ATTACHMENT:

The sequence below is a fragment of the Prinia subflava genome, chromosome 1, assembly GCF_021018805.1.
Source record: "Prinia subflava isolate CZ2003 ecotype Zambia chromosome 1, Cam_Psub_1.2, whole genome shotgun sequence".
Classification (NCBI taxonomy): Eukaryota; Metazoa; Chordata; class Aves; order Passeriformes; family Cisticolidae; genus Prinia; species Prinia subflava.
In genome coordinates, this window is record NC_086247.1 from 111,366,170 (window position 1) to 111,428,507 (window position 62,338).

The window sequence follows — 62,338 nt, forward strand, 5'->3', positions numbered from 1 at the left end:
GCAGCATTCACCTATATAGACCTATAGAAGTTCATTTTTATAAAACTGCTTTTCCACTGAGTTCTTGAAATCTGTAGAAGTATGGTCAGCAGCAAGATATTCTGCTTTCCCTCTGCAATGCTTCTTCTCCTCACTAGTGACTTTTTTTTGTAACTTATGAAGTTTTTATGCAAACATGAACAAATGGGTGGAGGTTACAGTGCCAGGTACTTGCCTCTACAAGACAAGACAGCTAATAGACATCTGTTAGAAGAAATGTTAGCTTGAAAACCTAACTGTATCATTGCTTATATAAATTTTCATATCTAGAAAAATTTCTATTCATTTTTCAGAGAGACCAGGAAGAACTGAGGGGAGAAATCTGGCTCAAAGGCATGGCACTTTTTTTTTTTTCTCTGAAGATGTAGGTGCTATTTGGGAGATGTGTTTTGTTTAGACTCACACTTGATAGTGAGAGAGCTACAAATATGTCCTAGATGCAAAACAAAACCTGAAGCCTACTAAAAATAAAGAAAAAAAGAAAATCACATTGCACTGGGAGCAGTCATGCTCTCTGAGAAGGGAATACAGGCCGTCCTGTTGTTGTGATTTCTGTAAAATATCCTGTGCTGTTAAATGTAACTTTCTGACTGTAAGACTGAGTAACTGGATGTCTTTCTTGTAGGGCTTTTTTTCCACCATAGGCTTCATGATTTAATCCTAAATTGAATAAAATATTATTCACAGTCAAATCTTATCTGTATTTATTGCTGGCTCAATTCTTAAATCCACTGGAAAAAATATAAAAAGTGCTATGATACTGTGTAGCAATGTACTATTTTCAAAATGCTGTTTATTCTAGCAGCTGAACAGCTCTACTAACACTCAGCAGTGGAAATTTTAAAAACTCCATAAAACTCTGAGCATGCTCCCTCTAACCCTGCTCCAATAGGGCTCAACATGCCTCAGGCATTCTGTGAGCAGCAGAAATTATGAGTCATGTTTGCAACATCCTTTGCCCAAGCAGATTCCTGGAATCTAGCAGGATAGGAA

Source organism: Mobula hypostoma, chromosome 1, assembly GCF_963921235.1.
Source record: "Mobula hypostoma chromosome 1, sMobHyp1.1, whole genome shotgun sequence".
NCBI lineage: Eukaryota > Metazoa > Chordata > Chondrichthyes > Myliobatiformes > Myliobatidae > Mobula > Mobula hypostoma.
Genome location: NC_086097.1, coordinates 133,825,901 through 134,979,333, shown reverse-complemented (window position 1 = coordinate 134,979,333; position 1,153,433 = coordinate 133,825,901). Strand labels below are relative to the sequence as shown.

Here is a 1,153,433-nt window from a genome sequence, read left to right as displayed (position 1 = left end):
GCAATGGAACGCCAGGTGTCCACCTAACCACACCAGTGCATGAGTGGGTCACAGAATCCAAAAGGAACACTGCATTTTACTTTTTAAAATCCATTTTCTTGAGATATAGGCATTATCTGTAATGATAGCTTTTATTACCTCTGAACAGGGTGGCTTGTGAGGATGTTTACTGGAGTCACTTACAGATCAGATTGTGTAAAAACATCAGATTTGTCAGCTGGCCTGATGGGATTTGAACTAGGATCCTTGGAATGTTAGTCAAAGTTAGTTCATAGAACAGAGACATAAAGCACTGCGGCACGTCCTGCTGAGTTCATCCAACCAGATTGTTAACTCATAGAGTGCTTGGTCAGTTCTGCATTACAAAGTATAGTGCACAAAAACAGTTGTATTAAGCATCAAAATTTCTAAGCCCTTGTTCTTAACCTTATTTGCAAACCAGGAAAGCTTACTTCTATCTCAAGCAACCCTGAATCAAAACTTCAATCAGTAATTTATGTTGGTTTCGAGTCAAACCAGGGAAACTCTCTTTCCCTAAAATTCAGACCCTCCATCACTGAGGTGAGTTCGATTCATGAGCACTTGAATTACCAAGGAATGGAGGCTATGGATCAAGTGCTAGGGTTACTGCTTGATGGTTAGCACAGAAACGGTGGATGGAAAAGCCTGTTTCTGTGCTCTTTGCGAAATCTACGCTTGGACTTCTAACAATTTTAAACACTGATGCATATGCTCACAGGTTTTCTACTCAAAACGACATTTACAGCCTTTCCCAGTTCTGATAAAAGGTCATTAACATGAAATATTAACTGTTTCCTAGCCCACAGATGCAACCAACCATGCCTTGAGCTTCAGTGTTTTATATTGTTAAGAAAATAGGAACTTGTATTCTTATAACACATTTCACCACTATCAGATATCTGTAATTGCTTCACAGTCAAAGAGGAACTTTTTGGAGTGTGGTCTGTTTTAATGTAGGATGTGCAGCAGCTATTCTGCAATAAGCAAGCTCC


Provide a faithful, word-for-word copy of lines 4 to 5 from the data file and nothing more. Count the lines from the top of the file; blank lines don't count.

In genome coordinates, this window is record NC_086247.1 from 111,366,170 (window position 1) to 111,428,507 (window position 62,338).

The window sequence follows — 62,338 nt, forward strand, 5'->3', positions numbered from 1 at the left end: